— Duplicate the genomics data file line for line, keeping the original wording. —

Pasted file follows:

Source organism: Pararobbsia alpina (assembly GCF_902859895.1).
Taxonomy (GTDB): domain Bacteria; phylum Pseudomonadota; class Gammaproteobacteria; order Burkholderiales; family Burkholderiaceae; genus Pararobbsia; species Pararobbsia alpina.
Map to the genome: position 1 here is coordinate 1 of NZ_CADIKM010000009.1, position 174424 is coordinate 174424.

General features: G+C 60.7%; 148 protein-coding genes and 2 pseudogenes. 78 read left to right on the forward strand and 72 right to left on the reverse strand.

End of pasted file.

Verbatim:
Source organism: Pararobbsia alpina (assembly GCF_902859895.1).
Taxonomy (GTDB): domain Bacteria; phylum Pseudomonadota; class Gammaproteobacteria; order Burkholderiales; family Burkholderiaceae; genus Pararobbsia; species Pararobbsia alpina.
Map to the genome: position 1 here is coordinate 1 of NZ_CADIKM010000009.1, position 174424 is coordinate 174424.

General features: G+C 60.7%; 148 protein-coding genes and 2 pseudogenes. 78 read left to right on the forward strand and 72 right to left on the reverse strand.